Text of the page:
So there you have it! Throw your rocks at me for being so crass as to think that money might be nice to have.

Steve Poling

Why not pay principals for performance? The school thrives or dies on their leadership.

A. Mercer

Having come out of the business world (worked 7 years at a large national bank before I switched to teaching), this model has had problems in the business environment. First, we've had CEOs doing things to inflate earnings/value for the short run that hurt a company in the long run.

Next, business is different than public schools. Not only do customers get to choose a business, but a business can choose not to do business with a given customer. We do not (or should not) have that luxury in public schools. This is a rarely talked about phenomena, but businesses do not want every customer, they want as many of the customers that will give them a good return or profit as they can get. They will make their business unpalatable to someone who they perceive may not be a profitable customer (charging high fees to someone who bounces checks, jacking up interest on a credit card account with slow payments), or they will just not do business with them. Once, I heard a senior vice president talk about a Nordstrom’s anecdote, where the store refunded money for a snow tire that was returned, even though they didn’t carry snow tires. He stated clearly that this was not a profitable way to run a business and it would not be an acceptable customer service practice at our (large) bank. In other words, the customer is right, as long as there is a profit in giving it to them.

I’ve seen schools try to do this “cherry picking” with certain students, but they are never as effective as a business in this practice (some of our local charter schools seem to be getting very adept at this practice). As public schools we have to take all customers.

Last, where is the money for these bonuses coming from? I can kind of see a model that is an analogy to the corporate world where the CEO is compensated with bonuses for increasing profits (in other words bringing in more money). The situation in education is much less direct. A well-performing school is arguably going to bring up real estate values and increase the tax base, so they are earning their pay in that sense maybe? Seems a little dicey to me though.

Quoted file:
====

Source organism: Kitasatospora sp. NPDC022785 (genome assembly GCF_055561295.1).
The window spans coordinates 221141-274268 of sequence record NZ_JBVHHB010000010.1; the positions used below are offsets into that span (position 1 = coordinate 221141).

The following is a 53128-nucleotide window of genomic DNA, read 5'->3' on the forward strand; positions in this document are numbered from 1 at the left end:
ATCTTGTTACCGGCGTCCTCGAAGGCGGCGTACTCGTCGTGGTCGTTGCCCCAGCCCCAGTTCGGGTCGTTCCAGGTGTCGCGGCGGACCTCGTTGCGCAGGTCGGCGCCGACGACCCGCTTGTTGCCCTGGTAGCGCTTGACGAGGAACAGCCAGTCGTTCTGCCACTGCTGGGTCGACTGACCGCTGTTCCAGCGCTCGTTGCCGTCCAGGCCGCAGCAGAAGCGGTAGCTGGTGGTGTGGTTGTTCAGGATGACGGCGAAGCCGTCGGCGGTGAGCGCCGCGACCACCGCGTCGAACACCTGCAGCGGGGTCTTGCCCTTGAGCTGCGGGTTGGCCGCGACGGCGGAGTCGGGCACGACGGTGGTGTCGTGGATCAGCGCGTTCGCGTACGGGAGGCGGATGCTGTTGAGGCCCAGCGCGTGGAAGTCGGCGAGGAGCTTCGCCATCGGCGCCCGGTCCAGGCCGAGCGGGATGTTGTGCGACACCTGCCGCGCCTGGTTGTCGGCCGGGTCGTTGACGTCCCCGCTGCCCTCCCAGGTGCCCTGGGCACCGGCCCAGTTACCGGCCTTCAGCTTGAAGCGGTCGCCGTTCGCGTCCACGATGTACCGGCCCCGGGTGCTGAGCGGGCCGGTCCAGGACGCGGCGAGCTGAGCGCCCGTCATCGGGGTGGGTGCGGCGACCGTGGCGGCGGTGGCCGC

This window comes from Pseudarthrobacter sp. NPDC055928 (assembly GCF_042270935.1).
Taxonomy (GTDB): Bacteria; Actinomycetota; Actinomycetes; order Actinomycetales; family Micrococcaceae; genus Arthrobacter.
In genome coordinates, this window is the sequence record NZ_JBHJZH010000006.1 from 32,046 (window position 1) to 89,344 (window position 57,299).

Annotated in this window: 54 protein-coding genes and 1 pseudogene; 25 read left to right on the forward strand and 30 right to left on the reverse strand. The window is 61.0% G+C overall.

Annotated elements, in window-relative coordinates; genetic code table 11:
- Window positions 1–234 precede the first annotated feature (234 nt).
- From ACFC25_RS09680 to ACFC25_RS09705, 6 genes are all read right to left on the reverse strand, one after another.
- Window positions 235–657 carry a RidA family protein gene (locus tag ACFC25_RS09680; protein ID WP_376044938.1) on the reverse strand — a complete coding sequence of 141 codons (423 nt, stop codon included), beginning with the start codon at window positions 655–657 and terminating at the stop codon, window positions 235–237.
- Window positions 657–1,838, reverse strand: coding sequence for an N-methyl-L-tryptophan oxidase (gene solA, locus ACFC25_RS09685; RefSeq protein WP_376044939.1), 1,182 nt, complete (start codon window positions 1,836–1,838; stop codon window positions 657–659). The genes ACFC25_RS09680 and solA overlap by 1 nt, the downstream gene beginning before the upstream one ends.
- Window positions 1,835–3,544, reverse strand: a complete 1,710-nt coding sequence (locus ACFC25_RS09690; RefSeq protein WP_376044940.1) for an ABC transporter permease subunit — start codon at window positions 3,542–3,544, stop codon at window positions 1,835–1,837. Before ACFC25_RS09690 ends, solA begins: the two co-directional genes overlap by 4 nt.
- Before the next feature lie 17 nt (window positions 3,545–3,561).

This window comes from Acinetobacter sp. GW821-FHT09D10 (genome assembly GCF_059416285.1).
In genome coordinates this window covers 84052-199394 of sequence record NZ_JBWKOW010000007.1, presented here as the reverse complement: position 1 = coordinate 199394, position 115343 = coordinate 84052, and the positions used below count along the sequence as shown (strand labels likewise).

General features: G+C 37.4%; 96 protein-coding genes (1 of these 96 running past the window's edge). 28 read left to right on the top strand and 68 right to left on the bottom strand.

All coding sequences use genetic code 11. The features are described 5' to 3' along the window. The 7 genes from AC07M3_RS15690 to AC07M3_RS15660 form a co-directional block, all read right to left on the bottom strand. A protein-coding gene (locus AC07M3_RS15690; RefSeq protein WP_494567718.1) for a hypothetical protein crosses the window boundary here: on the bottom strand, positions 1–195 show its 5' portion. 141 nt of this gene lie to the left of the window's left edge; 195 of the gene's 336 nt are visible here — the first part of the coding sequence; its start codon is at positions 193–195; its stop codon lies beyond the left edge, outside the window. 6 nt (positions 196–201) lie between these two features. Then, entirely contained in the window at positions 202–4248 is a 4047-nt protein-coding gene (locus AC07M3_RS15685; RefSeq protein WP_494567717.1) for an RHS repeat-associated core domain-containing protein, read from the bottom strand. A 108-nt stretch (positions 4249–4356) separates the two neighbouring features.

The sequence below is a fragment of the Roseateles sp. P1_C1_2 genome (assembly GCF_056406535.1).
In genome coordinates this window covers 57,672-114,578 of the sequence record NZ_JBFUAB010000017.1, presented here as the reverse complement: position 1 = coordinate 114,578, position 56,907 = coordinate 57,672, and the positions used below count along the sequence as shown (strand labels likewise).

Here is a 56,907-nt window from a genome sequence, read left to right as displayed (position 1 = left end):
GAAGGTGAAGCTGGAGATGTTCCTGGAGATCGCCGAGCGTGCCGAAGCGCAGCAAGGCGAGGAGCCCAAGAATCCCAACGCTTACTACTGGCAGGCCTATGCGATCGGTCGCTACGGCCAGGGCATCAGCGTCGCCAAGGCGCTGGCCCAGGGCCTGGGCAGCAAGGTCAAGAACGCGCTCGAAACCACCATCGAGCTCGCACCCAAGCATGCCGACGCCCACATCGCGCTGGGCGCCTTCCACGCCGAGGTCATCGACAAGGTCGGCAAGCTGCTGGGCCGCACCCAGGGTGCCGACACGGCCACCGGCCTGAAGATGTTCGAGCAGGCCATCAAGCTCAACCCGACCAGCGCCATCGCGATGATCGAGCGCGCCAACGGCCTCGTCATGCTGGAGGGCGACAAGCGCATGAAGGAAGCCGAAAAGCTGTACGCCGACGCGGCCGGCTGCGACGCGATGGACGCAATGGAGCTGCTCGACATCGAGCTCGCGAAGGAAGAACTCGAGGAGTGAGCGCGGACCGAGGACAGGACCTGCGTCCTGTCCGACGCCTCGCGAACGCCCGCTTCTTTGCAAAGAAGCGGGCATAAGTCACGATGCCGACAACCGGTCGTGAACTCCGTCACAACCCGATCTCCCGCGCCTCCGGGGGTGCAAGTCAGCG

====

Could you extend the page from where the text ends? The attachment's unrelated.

There are a lot of complaints about inflated CEO salaries because there is a perceived shortage of top CEOs, so the salaries for all CEOs (mediocre and otherwise) are rising. It hasn’t resulted in more, better CEOs from what I’m hearing, so I’m wondering if this would result in more great principals?

Peter Rock

Ms. Mercer says:

"First, we've had CEOs doing things to inflate earnings/value for the short run that hurt a company in the long run."

In order to implement performance pay, there must be some sort of measurement. But the problem is, the primary job of an administrator (or teacher) is not measurable. The primary job of an administrator is to care for students. Every decision an administrator makes should be based upon this intention. Therefore, performance pay can only open a possible door of corruption as it attempts to measure the unmeasurable.

Perhaps, as Jan states - "Does this make me money grubbing or unwilling to do what I am going to do (whether I am paid additionally)... no." - many administrators will rise above the temptation to fudge the process. But why even take the chance? Furthermore, one need not be blatantly corrupt. Perhaps an unsound policy tied to performance pay (high-stakes standardized testing?) would otherwise be challenged by a reflective administrator (caring for students). Perhaps an unsound policy will go unchallenged because that administrator knows his school will likely add some "ca-ching" to his paycheck (euphemistically referred to as "recognition"). In this sense, performance pay could push an administrator on the fence to the side of passivity (whether consciously or not) thus giving malpractice a tacit thumbs-up.

But there remains the obvious question I have. Assuming the base pay for an administrator is a living wage, how can one ethically defend the practice of performance pay when that money could be spent directly on the quality of resources available to students? How can one justify the padding of a wallet at the expense of students?